UK responds to consultation on crypto-assets regulation
His Majesty's Treasury (HMT) has further detailed its proposals for a future financial services regulatory regime for cryptoassets in the UK. The "Future financial services regulatory regime for cryptoassets" consultation paper response represents a forward-thinking approach to the regulation of this rapidly evolving sector. HMT has stated that firms wishing to undertake activities involving cryptoassets will, in future, be required to obtain an authorisation from the Financial Conduct Authority (FCA) where firms are providing a service in or to the UK.
HMT's commitment to furthering regulatory clarity is apparent from its detailed response to the February 2023 consultation paper and call for evidence. The majority of submissions in response to the initial consultation paper in February expressed support for its proposals, signaling a widespread consensus on the need for a well-regulated cryptoasset sector in the UK.
Key points from HMT's response include:
Regulated Activities and Tokens: HMT provides a clear demarcation between "phase 1" and "phase 2" activities and tokens, as outlined in the separate Stablecoins Update policy paper. "Phase 1" of HMT's regulatory action plan will deal with the regulation of fiat-backed stablecoins, whereas "phase 2" will deal the other activities related to cryptoassets.
Non-Fungible Tokens (NFTs): HMT acknowledges the unique nature of NFTs and non-fungible assets, ensuring that they are not inadvertently included in the regulatory framework. The response affirms that the intended regulatory framework is not designed to encompass activities involving cryptoassets categorised as specified investments, which are already subject to regulation, such as security tokens. Similarly, it excludes activities connected to genuinely unique NFTs or NFTs that bear greater resemblance to digital collectibles or artwork rather than conventional financial services or products.
Retail Trading and Investment: HMT firmly rejected the idea of categorising retail trading of unbacked cryptoassets as gambling.
Facilitating Liquidity: HMT acknowledges the need to mitigate potential fragmentation of cryptoasset liquidity and aims to enable access to international liquidity pools under specific circumstances, with the intention of promoting a more liquid and efficient market.
Issuance and Disclosures: HMT notes that recklessness and negligence liability standards will enable market participants to manage their liability provided they make reasonable enquiries.
Market Abuse Obligations: HMT acknowledges the complexity of market abuse obligations on crypto exchanges and is considering a staggered implementation to ensure a smooth transition, benefiting both market participants and regulators.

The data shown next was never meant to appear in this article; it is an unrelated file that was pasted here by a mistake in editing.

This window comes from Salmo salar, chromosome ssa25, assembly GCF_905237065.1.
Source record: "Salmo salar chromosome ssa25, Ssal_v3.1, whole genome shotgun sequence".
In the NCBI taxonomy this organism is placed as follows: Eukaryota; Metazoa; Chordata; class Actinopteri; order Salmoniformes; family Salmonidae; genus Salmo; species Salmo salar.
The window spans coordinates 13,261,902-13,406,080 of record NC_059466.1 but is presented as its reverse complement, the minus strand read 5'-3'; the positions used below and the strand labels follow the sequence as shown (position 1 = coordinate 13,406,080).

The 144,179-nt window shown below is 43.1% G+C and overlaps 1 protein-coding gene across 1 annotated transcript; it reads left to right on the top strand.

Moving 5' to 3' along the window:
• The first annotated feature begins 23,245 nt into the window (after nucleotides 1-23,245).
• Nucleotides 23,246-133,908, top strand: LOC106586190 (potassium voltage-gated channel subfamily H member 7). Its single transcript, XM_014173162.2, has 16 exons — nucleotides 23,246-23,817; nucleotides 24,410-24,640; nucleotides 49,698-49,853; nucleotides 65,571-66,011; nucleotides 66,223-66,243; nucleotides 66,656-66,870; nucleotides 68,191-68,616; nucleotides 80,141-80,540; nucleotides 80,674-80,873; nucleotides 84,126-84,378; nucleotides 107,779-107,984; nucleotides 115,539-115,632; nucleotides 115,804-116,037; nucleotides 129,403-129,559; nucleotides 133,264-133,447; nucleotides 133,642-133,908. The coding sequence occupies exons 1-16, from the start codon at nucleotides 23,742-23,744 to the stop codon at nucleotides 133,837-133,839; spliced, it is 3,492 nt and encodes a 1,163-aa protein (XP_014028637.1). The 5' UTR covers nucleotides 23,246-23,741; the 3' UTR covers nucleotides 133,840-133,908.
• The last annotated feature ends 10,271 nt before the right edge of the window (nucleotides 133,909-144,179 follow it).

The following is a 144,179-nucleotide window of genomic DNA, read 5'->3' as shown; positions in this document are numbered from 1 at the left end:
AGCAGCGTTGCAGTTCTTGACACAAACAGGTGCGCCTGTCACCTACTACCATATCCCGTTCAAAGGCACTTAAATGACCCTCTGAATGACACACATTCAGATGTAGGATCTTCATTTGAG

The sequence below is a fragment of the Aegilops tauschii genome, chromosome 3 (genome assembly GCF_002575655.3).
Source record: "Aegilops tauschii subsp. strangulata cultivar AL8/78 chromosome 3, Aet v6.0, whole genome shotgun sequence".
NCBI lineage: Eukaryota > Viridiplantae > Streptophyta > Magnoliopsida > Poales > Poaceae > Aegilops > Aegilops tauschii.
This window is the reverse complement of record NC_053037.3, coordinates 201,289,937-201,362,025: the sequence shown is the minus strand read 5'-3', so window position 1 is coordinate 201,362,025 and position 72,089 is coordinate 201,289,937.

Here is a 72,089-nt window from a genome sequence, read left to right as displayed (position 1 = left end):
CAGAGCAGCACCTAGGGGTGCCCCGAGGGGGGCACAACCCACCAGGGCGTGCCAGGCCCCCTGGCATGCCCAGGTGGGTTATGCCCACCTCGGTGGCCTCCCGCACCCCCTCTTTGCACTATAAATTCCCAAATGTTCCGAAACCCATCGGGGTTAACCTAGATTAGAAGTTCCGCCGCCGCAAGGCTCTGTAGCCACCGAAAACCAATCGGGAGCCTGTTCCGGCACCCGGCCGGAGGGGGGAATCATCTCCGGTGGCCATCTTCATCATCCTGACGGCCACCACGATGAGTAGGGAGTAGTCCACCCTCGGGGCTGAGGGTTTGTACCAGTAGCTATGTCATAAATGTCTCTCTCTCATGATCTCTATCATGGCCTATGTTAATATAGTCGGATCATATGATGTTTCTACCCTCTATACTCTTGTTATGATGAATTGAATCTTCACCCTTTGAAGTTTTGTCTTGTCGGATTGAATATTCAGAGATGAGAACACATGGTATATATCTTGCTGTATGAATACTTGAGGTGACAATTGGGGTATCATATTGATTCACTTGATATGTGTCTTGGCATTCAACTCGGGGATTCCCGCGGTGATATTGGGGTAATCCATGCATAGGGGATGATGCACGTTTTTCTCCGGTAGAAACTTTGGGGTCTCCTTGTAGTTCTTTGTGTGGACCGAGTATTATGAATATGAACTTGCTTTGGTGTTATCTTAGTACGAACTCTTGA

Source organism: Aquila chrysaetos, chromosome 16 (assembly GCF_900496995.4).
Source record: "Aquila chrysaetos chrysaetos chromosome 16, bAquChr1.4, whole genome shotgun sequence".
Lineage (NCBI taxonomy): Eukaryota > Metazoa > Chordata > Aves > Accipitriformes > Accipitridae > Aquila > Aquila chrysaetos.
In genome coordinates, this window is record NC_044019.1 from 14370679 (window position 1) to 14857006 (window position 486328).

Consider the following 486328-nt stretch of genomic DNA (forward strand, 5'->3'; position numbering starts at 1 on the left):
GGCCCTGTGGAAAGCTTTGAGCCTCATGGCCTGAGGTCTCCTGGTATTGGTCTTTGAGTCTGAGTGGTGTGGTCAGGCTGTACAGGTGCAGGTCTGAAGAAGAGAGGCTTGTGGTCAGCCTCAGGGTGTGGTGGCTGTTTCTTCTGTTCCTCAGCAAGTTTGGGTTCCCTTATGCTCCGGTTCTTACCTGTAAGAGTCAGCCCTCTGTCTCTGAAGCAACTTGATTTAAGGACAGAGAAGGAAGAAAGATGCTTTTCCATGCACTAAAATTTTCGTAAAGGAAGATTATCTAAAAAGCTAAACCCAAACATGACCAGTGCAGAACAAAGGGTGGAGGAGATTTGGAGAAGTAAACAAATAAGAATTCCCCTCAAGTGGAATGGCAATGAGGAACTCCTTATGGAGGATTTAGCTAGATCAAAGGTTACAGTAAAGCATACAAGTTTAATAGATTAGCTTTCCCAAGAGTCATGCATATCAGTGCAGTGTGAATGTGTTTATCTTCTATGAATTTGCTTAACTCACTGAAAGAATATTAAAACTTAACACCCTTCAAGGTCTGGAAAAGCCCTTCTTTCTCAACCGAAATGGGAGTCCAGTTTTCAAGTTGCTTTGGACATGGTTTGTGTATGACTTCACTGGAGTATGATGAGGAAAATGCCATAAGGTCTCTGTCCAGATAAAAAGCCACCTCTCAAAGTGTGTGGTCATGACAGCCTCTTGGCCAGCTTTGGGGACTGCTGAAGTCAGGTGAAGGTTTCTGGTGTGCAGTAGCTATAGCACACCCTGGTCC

Staking: HMT outlines its strategic direction and the roadmap for addressing staking, aiming to shape the government's perspective on essential queries and deliver regulatory transparency to the industry in a swift manner. HMT highlights the initiation of an engagement initiative with external stakeholders, aimed at providing valuable insights and input for this endeavour.
Unlike the EU's MiCA regime, the world's first set of comprehensive cryptoasset market rules, HMT does not intend to create a bespoke regulatory regime for cryptoassets, instead opting to regulate cryptoassets and cryptoasset activities by bringing them within the definition of "specified investments" which are considered regulated assets under existing financial services laws in the UK. It will then seek to tailor existing regulations to the unique features of digital assets.
HMT also published two stablecoins-related papers in late-October. The "Managing the failure of systemic digital settlement asset (including stablecoin) firms" paper confirmed the UK's plans to legislate to address risks that may arise from the failure of "digital settlement assets" such as stablecoins. On the other hand, the "Update on Plans for the Regulation of Fiat-backed Stablecoins" paper provided an update on the HMT's legislative approach for bringing fiat-backed stablecoins into the UK's regulatory perimeter for financial services (as part of its phase 1 regulatory plan).
The thorough and thoughtful approach to blockchain regulation proposed by HMT is another positive step toward establishing a robust regulatory framework for crypto-assets in the UK, aimed at fostering innovation and safeguarding financial stability. The importance of striking the right balance cannot be overstated as we navigate this transformative era of digital finance. With a focus on clarity, responsibility, and consumer protection, the UK is blazing a trail for other jurisdictions to follow by seeking to harness the benefits of Web3 while mitigating consumer harms.
Written by Michael Bacina, Steven Pettigrove and Luke Higgins